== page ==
Cuba turns its back on foreign travel agencies in Cuba concerning Cuban Americans

Ever so quietly the Cuban government began a campaign to lock foreign travel agencies registered inside and outside Cuba out of the lucrative Cuban American travel market. From early November agencies reported abruptly canceled services for clients arriving in Havana´s terminal 2. Initially the motive was that their receptive agents in Cuba, the likes of CubaTUR, Cubanacan or Ecotur could not provide services in terminal 2 anymore and thus all bookings were cancelled. Some enterprising agents quickly began confirming services for Cuban Americans in terminal 3 and advising their clients to simply take the short jaunt between the two airports by taxi or on foot. This scheme, apparently not considered by the Cuban authorities, was quickly scuttled when a later “orientation” was transmitted by Ministry of tourism officials that “no services sold by a foreign agency would be honored if the tourist holds a U.S passport”. A UK agency owner based in Old Havana since 1999 said “this is highly ironic; many of us who have been here for years trying to make ends meet assisting the Cuban tourism ministry in increasing numbers of individual tourism (more difficult to promote than the mass package deals sold from Canada and Europe) were waiting in anticipation of increased sales from the newly relaxed laws on Cuban American travel by the Obama administration and now we´ve been shut out”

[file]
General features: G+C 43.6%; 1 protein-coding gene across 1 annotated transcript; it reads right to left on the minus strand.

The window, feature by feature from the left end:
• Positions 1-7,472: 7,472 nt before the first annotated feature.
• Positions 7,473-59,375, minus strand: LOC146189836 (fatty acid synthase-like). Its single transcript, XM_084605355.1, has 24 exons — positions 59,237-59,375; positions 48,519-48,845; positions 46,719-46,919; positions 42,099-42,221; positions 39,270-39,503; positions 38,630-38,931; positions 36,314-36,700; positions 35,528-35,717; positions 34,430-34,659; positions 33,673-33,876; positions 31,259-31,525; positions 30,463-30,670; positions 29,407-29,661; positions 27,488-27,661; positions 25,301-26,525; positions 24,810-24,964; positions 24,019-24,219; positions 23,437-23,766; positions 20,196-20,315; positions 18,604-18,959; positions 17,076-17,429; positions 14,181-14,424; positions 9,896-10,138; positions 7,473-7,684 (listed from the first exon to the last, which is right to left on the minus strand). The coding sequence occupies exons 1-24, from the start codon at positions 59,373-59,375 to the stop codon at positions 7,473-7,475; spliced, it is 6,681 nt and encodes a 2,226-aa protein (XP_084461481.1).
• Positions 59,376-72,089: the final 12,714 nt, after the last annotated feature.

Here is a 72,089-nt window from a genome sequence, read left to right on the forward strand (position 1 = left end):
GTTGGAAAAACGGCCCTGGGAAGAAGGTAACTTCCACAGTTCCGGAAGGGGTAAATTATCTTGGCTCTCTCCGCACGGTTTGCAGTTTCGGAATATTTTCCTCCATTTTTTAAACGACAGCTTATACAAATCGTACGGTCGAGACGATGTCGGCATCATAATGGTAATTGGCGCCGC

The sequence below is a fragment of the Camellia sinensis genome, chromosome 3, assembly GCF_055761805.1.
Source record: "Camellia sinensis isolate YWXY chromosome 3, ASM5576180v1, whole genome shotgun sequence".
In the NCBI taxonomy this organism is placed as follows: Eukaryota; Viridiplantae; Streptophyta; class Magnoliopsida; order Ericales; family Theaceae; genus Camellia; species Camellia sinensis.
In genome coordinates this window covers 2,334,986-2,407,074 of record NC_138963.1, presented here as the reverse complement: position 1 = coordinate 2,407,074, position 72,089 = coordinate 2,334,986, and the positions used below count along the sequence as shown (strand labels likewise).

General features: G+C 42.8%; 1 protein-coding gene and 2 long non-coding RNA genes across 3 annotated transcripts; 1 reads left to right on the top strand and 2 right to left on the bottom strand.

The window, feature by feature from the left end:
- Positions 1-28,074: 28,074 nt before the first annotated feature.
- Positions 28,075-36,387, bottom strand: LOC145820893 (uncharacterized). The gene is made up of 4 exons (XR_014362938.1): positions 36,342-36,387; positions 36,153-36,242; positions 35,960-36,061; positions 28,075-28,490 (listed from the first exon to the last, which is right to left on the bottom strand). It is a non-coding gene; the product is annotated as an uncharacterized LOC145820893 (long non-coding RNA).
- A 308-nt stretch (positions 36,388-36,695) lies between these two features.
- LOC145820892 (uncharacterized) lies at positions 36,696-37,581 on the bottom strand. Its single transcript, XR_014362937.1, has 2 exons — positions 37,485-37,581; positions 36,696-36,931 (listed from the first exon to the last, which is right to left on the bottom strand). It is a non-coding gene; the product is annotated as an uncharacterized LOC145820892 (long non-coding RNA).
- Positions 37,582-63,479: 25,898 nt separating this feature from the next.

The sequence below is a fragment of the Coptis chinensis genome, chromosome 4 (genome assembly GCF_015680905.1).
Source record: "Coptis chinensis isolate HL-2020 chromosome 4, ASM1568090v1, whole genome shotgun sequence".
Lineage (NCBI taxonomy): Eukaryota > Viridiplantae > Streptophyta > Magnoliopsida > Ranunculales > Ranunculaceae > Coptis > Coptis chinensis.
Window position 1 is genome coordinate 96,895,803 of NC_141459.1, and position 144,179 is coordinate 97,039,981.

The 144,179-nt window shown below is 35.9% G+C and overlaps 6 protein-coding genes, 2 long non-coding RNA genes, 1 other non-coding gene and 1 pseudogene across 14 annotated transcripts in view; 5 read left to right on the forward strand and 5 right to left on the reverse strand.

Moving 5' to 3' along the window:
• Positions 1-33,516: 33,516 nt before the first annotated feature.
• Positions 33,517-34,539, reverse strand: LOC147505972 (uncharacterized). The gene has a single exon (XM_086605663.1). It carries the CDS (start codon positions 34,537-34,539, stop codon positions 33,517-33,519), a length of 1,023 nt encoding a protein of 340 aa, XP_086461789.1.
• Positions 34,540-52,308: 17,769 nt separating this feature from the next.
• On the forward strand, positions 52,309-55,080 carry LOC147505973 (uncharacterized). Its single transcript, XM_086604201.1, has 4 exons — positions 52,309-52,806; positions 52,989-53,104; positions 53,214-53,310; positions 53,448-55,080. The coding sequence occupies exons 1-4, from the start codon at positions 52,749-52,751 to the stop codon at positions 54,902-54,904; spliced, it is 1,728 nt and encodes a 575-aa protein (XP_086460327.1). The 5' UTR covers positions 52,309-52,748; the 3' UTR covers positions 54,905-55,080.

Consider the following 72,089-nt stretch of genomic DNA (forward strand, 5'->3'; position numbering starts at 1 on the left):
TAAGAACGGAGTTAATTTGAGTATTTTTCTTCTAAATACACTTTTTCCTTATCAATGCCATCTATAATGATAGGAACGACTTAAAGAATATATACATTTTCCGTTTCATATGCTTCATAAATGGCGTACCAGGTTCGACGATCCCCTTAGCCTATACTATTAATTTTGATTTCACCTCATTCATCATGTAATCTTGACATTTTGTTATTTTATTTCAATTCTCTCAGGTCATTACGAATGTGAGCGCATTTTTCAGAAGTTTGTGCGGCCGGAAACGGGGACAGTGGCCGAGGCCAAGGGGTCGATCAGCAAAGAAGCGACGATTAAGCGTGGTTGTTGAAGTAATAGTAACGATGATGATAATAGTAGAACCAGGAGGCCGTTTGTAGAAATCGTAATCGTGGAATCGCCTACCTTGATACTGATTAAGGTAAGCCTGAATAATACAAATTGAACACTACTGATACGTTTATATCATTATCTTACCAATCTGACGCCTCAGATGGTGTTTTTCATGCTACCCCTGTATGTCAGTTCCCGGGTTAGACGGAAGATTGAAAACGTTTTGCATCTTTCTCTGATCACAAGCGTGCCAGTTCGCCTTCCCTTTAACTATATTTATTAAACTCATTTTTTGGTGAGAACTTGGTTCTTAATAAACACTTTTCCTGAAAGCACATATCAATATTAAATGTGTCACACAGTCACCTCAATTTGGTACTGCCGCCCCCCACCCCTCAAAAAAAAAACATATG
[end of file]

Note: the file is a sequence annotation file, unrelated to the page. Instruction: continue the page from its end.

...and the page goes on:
It is thought that the bigger picture is that, in fact, the Cuban government wants the Cuban American market for themselves and, by shutting out travel companies from making bookings or pre-reserving services, Cuban Americans would be forced to pay in Cash (credit cards or wire transfers from US banks are banned from use in Cuba) in Cuba and thus directly into government coffers.


This is yet another sign that the Cuban government holds little if any regard for the companies and agencies that have assisted the island to slowly increase tourism numbers from the low 100´s of thousand in the early 90´s to today’s 2+ million and that, at any opportunity, they´ll restrict sales in sectors to shut out collaborators in favor of direct income.


This latest move by the government is being watched closely by Canada´s Transat, one of Canada´s largest operators, who package holidays for over 200,000 Canadian’s each year to Cuba. One person who works for the company but requested not to be named said: “we´re watching their moves on this issue, we´ve already seen that they are promoting direct hotel bookings and car rental services on their government webpage and, at the beginning of the year, some Cuban run hotels from Cubanacan were publicizing a direct reservation portal for their hotel rooms to our travelers. The issue of governments trying to set up and run their own travel businesses to shut out major operators is a rather Taboo subject in the industry and, is not taken lightly. Cuba needs to understand that the Caribbean is a big place”


It remains to be seen if tourism officials will reverse this action or whether it’s a taste of things to come. It is already known that in the late 90´s, the government toyed with the idea of setting up a proprietary reservation network but quickly cancelled the venture when international operators began to question them on the issue.


Could they now think it’s time?

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